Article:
Scientists got on the trail of cosmic rays in the 1780s, when French physicist Charles-Augustin de Coulomb noticed that an electrically charged sphere spontaneously lost its charge. This seemed strange, because at the time scientists believed air to be an insulator rather than a conductor.

Further experiments demonstrated, however, that air becomes a conductor when its molecules are ionized — given a net positive or negative electrical charge — by interaction with charged particles or X-rays.

Read more

CMS Result

Old-school electroweak

Of the three forces we understand in the subatomic realm, the electromagnetic and weak forces are said to be unified, resulting in the electroweak force.

For centuries, scientists have been showing that seemingly disparate phenomena are really one and the same. In the late 1600s, Isaac Newton showed that the force that keeps us on the ground is the same as the one that governs the motion of the heavens. We now know this as Newton's theory of universal gravity. In the 1800s, a series of experimental and theoretical studies culminated in the blending of our understandings of electricity and magnetism into the theory of electromagnetism. The 1960s was the era in which electromagnetism and the weak nuclear force were found to be two different facets of a combined force that we now call the electroweak force. The Higgs boson was invented as a way to smooth out a few technical kinks that were encountered in the process of uniting these two theoretical models.

However, long before the recent Higgs excitement, scientists were exploring this melding of the two forces in other ways. One of the features of electromagnetism is that if you replaced left with right and right with left everywhere in the theory, you wouldn't notice the difference. In contrast, the weak force has very different behavior. If you swapped the right and left in equations of the weak force, the new equations would predict behavior that has never been observed. Thus studying what happens when you swap left and right in electroweak studies is a way to investigate which aspect of the two forces, electromagnetism or the weak force, dominates as collision conditions change. We look at the production and subsequent decay of a particle we call a Z/γ, which is written this way to denote that in electroweak theory we cannot identify whether a particle is a Z boson or a photon. This may very well be confusing, as a Z boson is massive and a photon is massless. It seems as though it would be easy to distinguish between the two, but we are talking here about the quantum realm. In this subatomic world, the mass of a particle is often different from our simple expectations, resulting in massive photons and Z bosons with unusual masses.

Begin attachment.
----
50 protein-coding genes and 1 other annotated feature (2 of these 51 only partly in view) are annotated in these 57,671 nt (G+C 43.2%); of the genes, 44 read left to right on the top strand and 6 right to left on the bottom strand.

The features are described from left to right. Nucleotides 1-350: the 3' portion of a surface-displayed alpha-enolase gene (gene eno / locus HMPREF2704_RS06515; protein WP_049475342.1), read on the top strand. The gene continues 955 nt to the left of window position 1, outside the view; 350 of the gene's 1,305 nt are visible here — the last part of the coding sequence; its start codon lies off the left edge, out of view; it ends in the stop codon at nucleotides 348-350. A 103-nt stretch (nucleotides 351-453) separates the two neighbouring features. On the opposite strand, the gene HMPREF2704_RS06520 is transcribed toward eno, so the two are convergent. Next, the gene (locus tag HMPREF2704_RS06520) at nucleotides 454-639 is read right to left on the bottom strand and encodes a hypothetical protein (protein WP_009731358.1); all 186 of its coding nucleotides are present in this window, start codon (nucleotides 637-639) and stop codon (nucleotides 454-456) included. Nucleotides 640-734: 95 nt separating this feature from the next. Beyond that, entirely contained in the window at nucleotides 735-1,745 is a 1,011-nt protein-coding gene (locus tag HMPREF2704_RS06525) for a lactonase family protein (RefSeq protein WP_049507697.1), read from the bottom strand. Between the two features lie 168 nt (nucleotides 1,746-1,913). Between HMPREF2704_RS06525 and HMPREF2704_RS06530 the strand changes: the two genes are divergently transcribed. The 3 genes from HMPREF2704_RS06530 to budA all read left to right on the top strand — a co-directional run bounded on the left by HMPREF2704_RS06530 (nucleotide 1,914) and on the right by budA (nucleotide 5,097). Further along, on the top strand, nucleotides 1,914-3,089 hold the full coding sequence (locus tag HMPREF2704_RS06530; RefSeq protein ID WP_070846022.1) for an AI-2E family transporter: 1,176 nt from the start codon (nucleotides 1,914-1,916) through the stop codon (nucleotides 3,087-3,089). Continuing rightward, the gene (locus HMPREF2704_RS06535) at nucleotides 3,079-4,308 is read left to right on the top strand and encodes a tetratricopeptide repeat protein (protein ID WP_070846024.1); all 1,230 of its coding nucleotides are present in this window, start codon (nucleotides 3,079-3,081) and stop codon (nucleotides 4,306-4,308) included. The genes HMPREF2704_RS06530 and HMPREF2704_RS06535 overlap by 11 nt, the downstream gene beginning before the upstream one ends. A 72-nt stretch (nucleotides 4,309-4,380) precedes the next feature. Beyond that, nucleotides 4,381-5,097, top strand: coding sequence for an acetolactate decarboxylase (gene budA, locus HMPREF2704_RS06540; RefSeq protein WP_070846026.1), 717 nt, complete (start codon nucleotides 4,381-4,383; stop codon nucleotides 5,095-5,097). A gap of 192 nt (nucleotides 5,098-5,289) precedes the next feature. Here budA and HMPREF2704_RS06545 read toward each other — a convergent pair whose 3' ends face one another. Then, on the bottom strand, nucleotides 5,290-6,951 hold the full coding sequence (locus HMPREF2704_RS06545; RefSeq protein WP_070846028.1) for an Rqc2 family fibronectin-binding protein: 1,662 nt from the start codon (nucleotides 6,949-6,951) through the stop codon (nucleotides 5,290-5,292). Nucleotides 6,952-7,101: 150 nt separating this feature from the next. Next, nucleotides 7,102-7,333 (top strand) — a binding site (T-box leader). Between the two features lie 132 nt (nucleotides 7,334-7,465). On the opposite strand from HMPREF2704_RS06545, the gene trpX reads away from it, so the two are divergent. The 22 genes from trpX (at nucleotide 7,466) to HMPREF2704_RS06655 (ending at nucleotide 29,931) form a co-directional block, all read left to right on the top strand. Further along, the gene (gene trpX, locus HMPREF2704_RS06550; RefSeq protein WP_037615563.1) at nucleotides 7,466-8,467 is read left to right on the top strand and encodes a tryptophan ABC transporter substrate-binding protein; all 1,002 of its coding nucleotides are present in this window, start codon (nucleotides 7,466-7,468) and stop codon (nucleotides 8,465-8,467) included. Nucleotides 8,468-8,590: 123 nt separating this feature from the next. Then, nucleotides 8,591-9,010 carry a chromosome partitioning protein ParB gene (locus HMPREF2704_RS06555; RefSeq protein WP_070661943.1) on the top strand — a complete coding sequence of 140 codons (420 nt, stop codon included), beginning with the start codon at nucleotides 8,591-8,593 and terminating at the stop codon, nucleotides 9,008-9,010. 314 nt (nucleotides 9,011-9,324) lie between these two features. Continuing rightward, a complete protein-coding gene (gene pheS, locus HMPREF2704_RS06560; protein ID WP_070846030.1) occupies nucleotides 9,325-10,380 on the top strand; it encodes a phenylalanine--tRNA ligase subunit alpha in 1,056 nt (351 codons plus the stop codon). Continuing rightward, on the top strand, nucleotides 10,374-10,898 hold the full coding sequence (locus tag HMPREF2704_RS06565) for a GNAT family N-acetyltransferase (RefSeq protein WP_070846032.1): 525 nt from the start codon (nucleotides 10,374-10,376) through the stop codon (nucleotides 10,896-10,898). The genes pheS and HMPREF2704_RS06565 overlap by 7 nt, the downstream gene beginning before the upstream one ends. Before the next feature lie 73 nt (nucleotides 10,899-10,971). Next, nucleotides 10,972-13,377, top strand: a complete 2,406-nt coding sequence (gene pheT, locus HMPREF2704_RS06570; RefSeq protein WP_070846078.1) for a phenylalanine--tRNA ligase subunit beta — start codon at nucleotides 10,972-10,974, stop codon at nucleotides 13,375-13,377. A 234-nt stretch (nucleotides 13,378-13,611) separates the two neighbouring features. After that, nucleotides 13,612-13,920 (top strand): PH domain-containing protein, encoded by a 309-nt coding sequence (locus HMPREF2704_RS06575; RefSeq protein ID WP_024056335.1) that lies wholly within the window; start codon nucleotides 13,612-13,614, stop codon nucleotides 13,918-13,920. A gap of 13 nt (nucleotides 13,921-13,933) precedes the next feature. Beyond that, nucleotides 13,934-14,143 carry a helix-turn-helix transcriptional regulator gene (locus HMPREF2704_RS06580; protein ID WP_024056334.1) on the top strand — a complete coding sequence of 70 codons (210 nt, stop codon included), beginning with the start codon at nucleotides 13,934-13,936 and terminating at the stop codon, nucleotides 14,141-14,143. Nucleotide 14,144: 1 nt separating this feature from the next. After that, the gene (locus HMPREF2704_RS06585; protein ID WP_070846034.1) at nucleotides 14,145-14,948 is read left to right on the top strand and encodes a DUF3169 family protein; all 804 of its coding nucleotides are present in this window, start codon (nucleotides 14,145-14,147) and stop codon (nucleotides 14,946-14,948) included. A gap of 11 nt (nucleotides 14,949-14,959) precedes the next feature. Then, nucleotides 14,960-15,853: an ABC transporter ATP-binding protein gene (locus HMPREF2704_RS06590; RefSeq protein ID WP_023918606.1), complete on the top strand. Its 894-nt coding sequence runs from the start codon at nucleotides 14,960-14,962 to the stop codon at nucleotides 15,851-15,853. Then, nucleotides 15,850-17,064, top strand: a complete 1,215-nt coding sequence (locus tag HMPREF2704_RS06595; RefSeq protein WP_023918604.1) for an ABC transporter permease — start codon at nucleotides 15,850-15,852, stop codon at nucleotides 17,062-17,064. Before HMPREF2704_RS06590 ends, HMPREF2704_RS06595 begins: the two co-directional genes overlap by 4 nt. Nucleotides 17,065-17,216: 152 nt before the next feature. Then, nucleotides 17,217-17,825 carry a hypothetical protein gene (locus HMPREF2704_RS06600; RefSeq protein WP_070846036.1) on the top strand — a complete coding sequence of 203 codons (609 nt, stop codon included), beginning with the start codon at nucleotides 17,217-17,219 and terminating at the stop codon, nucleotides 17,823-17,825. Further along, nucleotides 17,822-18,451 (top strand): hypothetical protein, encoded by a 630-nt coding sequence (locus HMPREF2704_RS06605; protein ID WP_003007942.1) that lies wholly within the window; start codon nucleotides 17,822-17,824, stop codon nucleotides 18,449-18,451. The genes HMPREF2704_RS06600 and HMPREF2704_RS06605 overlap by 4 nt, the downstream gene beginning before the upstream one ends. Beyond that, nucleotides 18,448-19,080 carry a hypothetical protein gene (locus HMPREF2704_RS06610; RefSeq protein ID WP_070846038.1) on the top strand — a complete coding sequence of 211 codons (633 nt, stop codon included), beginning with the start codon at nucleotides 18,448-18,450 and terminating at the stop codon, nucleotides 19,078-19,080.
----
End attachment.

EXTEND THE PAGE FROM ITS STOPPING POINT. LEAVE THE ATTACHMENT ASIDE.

CMS physicists studied events in which a Z/γ was produced and subsequently decayed into an electron or muon matter-antimatter pair. They studied the direction of the trajectory of the matter decay particle compared to the trajectory of the Z/γ to see if they tended to be in the same or opposite directions. Electroweak theory can predict this variable, and observing a difference could be the sign of new physical phenomena, including the existence of a new and heavier cousin of the Z boson. The data were in excellent agreement with the Standard Model, so there's no new physics yet. However, as the data set increases, it will be possible to repeat the measurement with higher precision.

—Don Lincoln

These physicists contributed to this analysis.

The CMS Endcap Muon group is constructing additional cathode strip chambers at CERN. These chambers will augment the existing detector and increase its capabilities. Pictured here: P. Bulteau (Wisconsin), X. Yang (UCLA), S. Kreyer (UC-Santa Barbara), M. Weber (UCLA), E. Takasugi (UCLA), J. Beres (UCLA), C. Farrow (Wisconsin), A. Lanaro - Manager (Wisconsin).


Today's New Announcements

Interested in competing in the 2012 Fermilab Triathlon?

Road D closed - Aug. 6-9

ANSYS courses offered in August

Martial Arts classes - begin Aug. 6

Muscle Toning classes - begin Aug. 7

Heartland Blood Drive - Aug. 13-14

Drawing to win palm tree - Aug. 15

University of Chicago Tuition Remission Program deadline - Aug. 17

Howard Levy & Chris Siebold - Aug. 18

URA Visiting Scholars Program deadline - Aug. 27

International Folk Dance in Auditorium for rest of August

Project Management Introduction class - Sept. 10-14

Fermilab Management Practices Seminar - begins Oct. 4

Interpersonal communication skills training - Nov. 14

Outdoor soccer - Tuesdays and Thursdays at 6 p.m.

Fermilab employee discounts

Atrium work updates